Not Sure About Uncertainty

By James Thomas

Risk-based testing (RBT) is defined in terms of the prioritisation of possible test activities based on perceived risks. These will often cover factors such as:

  • Usage:  perhaps we’ll test more on platforms where we have more customers
  • Impact:  if component X failed, all customer data would be lost, so perhaps we should test it
  • Type: we could consider risks to users or customers or shareholders or profits.

Frequently, identifying the risks will be an exercise in speculation, intuition, experience, happenstance, circumstance and plain old luck. We might have data on which to base a strategy and some of it may be considered reliable but, even with it, there’s still the second-order problem of creating a framework with which to compare the risks. A model of the risk space, if you like.

Let’s consider a product, a mobile app. A new release just arrived on our desk and, as it’s got history, we have the opportunity to gather some data on previous versions, development cycles, our customer base, income streams and so on.

A simple model for the risk space might suggest testing iOS and Android proportional to the sizes of their user bases. A more complex model might attempt to target testing towards areas that have the greatest potential impact on revenue. This model includes an explicit risk type and could include information about how the impact and probabilities of the identified risks are calculated and combined.

However you do it, in order to evaluate risks consistently it’s important to be clear about the kind of risk you are targeting. Prioritising on risk to a release date being met might result in a very different outcome to prioritising on usability, which would be different again to prioritising on the bottom line.

Yet even taking this into account, and even using an arbitrarily sophisticated model, we can’t in general be sure how accurate or useful it is. As so often in testing this kind of approach to modelling is necessarily heuristic: something that we believe is a reasonable, practical approach and which leads to a good enough result, taking account of context; but ultimately fallible.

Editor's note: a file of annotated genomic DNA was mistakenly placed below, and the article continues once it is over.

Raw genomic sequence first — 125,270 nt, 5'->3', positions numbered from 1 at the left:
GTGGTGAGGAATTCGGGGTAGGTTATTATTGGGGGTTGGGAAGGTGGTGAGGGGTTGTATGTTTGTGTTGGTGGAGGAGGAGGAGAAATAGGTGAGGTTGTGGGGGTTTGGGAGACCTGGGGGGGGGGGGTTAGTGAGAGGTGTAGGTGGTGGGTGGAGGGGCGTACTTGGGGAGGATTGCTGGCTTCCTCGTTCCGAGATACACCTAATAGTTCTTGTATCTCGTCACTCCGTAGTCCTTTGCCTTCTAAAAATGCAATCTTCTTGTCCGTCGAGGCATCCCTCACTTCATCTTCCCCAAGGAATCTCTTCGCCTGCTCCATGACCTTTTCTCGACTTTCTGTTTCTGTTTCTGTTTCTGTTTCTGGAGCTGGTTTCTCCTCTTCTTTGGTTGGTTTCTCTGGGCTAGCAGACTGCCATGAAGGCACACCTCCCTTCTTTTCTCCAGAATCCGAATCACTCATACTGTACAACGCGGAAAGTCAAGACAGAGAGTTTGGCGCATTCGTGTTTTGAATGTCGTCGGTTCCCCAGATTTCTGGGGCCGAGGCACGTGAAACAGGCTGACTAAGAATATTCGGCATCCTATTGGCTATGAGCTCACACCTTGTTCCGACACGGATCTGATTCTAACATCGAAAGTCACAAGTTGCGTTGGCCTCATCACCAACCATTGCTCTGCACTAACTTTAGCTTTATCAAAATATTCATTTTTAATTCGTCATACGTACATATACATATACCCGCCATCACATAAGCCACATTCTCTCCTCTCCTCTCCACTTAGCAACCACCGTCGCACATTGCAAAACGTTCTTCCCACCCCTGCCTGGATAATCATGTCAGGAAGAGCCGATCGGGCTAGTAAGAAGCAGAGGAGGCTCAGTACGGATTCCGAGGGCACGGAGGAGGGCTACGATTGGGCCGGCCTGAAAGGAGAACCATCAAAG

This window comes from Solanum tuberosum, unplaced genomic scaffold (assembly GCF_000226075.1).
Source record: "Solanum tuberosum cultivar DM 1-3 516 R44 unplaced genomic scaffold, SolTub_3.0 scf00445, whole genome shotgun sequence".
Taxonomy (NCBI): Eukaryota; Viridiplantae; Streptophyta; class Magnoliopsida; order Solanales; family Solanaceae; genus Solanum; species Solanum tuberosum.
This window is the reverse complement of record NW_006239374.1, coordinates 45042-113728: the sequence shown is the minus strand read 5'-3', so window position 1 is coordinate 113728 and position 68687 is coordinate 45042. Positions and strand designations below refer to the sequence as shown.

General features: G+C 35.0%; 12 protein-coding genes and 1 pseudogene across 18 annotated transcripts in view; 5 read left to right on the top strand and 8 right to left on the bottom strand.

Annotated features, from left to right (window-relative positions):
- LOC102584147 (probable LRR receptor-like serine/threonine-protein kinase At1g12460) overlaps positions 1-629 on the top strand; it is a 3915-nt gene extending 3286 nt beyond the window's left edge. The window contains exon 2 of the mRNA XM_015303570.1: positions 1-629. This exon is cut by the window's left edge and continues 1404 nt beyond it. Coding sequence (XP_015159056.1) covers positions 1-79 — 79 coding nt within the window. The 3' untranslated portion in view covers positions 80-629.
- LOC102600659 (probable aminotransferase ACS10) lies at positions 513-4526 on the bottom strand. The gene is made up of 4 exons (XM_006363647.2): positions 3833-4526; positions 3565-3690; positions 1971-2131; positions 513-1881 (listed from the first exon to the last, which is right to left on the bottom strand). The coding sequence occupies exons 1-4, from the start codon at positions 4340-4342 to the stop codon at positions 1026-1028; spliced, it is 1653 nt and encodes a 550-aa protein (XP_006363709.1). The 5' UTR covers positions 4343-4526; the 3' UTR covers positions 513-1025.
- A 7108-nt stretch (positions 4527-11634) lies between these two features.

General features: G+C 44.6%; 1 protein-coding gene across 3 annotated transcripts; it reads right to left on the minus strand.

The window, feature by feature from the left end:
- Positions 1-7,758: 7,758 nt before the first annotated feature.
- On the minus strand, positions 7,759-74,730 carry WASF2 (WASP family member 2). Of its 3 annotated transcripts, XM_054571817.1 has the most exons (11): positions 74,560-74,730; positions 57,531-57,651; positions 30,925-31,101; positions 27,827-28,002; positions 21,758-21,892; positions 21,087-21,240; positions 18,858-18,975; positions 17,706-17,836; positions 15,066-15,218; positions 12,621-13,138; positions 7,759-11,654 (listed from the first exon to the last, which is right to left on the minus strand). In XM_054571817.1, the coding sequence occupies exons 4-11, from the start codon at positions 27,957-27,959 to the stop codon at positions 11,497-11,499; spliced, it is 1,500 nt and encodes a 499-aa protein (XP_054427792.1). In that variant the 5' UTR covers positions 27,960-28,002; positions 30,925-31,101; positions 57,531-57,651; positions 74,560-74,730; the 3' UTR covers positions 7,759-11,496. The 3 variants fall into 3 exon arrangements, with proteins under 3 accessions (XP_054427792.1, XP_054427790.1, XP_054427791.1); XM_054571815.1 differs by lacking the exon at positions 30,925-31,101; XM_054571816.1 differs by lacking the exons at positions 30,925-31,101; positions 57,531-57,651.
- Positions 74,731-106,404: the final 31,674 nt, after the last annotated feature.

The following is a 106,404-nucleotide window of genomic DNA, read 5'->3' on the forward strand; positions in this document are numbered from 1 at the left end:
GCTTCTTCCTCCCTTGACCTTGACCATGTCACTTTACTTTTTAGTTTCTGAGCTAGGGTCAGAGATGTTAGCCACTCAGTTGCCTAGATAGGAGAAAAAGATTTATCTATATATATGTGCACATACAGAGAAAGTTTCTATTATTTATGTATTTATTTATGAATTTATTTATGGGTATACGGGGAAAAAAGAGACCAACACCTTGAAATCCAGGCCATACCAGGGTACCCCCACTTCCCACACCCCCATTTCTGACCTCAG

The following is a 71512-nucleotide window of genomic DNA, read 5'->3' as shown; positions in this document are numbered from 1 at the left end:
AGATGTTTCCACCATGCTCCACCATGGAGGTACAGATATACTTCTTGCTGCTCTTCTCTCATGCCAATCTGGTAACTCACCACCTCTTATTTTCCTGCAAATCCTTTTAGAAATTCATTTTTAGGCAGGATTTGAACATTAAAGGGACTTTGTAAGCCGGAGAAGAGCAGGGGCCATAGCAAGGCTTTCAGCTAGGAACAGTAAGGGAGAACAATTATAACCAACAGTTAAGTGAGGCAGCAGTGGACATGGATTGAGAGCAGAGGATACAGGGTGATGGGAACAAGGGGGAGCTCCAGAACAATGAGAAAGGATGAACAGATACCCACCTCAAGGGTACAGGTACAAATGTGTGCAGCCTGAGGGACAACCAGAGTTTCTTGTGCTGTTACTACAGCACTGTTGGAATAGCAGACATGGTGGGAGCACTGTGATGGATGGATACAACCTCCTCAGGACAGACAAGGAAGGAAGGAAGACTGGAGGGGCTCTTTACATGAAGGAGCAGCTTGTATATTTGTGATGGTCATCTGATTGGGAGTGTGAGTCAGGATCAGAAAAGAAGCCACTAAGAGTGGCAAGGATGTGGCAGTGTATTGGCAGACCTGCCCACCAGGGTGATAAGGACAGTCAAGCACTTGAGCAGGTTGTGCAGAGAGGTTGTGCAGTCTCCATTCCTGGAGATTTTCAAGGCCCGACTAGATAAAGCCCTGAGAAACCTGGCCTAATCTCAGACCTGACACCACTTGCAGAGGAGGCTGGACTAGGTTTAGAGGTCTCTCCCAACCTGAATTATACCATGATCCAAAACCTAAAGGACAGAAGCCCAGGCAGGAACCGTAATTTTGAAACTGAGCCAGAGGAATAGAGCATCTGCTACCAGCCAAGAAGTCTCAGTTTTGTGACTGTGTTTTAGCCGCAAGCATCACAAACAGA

This means that there is also risk associated with our risk model, and this should not be discounted when considering the problem we’re working on. We might hope that more time spent on the model would yield more accuracy (in whatever dimensions we’ve decided are important). But we also have to consider the cost of model-building against the budget for investigation the model is being created to serve. Further, the model is an abstraction and abstractions are always leaky which counsels careful thought about the effort and time spent finessing the model.

In practice, we’ll often refine the model as we learn more during the investigation. In this way, the perceived risks change as knowledge about the problem space changes.

John Stevenson presents a brief summary of psychological research that shows people are biased to prefer a risk they can evaluate over one they cannot. He ties this to RBT by suggesting that it is more likely to prioritise the investigation of quantifiable risks over more open-ended questions. From his piece:

The majority of our testing is spent on testing based upon risk, with outcomes that are statistically known … however does it have more value than testing against uncertainty?

Leaving aside the question of whether the majority of testing is or can be statistically known, the interesting distinction between risk and uncertainty that he’s drawing on is taken from the work of economist Frank Knight. Loosely, he says that: